November 1, 2014

Junior Achievement: My First Real Startup

I got my start in business at a fairly young age delivering papers, mowing lawns, shoveling driveways and walking dogs, but my first real startup experience happened in high school in a program sponsored by Junior Achievement. We began the year by splitting up in companies and over the next several weeks we learned how to form a board of directors, issue stock, form a management team, make payroll, pay dividends, turn an idea into a product, manufacture a product and finally sell that product to consumers. We didn’t just learn HOW to do this by reading a book or listening to a teacher – we did it by actually building a REAL company. My company made ice scrapers – very exciting, but we actually turned a profit.

I decided to get involved with JA about the same time I saw the 1983 hit Risky Business. You might recall that Joel (played by Tom Cruise) got kicked out of Future Enterprisers (thinly veiled verion of JA), but by the end of the movie his little ‘business’ had actually done very well. The last scene in the move has Joel pretending to present his business to the judges at the Future Enterprisers club, “My name is Joel Goodson. I deal in human fulfillment. I grossed over $8000 in one night. The time of your life, huh, kid?” Of course, I immediately wanted to start my own business – I was hooked. In college I took a few business courses, but I never learned as much as I had in JA. The hands on experience I received in JA gave me the confidence I needed to start my first real business.

More recently I decided to volunteer for the JA program here in Dallas. The first step was to sign up for a training program. The program was excruciatingly boring – I was learning about interviewing skills, checking accounts and mortgages – what did that have to do with starting a business? I soon learned that JA had shifted its focus away from teaching entrepreneurship and free enterprise. The new JA was focused on two primary goals: workforce readiness and financial literacy. No longer does JA help students learn by doing – i.e. creating their own companies. The instructor explained to me that the organization felt that suggesting kids start businesses would be a disservice as very few students in DISD would have the skills to build businesses once they graduated. Instead their hope was to help students become good WORKERS with an understanding of the proper use of checking accounts and credit cards. They even explained the value of labor unions and how collective bargaining was key their financial security. I couldn’t believe what I was hearing. The program SPECIFICALLY designed to help demystify starting a business had given up on its core mission and had been co-opted by big labor.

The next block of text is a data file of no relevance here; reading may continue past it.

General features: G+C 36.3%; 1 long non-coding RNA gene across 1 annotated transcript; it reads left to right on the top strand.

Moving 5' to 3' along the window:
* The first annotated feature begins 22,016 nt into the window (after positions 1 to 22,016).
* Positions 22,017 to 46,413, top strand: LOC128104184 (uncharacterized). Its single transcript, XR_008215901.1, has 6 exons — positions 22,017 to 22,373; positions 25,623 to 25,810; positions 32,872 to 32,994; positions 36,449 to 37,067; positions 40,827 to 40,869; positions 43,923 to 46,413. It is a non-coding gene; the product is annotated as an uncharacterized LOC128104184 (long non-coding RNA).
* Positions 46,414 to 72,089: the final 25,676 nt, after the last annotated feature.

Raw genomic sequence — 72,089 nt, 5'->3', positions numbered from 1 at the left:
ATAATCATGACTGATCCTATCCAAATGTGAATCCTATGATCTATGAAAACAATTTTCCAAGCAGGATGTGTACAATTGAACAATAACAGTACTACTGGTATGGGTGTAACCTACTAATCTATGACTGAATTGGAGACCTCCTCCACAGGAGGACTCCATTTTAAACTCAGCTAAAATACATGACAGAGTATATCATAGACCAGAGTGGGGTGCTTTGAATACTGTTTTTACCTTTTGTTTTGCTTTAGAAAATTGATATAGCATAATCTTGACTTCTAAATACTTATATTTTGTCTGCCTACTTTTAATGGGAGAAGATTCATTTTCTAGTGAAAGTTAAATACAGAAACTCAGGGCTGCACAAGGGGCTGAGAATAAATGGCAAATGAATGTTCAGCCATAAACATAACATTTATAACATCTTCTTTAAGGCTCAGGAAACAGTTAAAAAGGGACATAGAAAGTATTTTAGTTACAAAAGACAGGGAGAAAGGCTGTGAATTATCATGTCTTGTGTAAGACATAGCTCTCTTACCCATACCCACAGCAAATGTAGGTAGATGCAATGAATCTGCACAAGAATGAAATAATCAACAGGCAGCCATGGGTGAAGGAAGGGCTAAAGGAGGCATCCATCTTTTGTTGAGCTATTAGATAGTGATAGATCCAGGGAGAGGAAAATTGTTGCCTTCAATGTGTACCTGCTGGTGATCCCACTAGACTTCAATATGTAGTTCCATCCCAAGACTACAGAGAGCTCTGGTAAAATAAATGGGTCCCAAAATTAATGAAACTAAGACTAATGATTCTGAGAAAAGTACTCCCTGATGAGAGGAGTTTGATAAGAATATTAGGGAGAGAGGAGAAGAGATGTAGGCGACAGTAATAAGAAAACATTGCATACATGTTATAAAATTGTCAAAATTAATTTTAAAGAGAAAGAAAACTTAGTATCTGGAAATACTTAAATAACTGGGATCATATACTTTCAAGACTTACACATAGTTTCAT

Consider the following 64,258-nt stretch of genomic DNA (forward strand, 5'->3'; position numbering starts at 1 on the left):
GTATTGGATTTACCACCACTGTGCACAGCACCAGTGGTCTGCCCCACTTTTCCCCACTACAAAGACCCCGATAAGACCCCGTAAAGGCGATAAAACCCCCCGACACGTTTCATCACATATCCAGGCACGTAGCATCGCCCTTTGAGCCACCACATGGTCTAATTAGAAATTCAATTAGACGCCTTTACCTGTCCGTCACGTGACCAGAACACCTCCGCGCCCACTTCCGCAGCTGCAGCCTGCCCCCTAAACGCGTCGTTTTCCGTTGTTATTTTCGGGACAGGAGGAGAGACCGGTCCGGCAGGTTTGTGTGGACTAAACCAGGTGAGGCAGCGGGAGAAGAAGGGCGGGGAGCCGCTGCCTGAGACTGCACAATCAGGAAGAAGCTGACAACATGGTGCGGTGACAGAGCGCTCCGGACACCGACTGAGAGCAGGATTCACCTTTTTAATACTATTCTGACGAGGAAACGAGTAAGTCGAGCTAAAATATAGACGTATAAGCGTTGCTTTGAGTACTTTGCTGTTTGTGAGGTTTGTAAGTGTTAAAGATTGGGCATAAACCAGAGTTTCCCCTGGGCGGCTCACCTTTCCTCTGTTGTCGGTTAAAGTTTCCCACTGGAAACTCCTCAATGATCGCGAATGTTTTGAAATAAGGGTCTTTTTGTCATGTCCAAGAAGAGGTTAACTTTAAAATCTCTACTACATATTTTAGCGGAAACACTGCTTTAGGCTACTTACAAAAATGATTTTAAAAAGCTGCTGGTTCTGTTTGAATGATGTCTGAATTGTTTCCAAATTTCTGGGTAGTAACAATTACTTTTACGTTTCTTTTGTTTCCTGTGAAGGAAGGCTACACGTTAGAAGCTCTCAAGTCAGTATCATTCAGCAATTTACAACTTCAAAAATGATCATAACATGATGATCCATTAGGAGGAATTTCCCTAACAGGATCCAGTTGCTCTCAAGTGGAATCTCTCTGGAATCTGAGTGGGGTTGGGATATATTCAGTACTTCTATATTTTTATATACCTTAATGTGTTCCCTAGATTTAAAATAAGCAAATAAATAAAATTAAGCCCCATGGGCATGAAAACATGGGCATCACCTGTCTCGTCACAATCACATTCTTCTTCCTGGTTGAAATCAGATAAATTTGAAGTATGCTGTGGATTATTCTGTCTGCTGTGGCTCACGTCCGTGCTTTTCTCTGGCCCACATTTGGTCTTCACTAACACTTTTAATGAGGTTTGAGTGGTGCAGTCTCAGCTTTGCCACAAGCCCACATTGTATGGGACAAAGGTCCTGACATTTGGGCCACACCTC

Horace Moses and Theodore Vail, the co-founders of JA, would turn over in their graves if they new what JA has become. Moses was an entrepreneur who started a paper company in Western Massachusetts – he gave a considerable amount of his life (27 years) and his fortune to help Vail (the founder of AT&T) start Junior Achievement. Moses and Vail were real American entrepreneurs and they were convinced that anyone, with the right tools, could build a business. JA was designed to give kids the tools and inspiration necessary to build their own companies.

Today JA is run by Sean Rush and Jack Kosakowski. Sean Rush is an academic who has spent his entire career focused on education and non-profit work. Little is known about Jack Kosakowski prior to his involvement with JA and there is no evidence that he has any business experience. Given Rush and Kosakowski’s non-business background I guess I shouldn’t be surprised by the direction they have taken the organization.

If you haven’t guessed I am 100% opposed to JAs current mission (i.e. workforce readiness and financial literacy). I think Rush and Kosakowski’s decision to abandon the goal of making entrepreneurship attainable for all is symptomatic of what is wrong with America. Remember the Occupy Wall Street movement? The protesters spent all summer complaining about corporations. These kids grew up without the slightest idea that they could start their own corporations. Why are we surprised they feel left out? They believe corporations are something that OTHER people build – not normal people – i.e. the 99%. But almost 100 years ago Moses and Vail sought to bring the concept of the corporation to the 99%. Rush and Kosakowski gave up on that vision. Shame on them.

 

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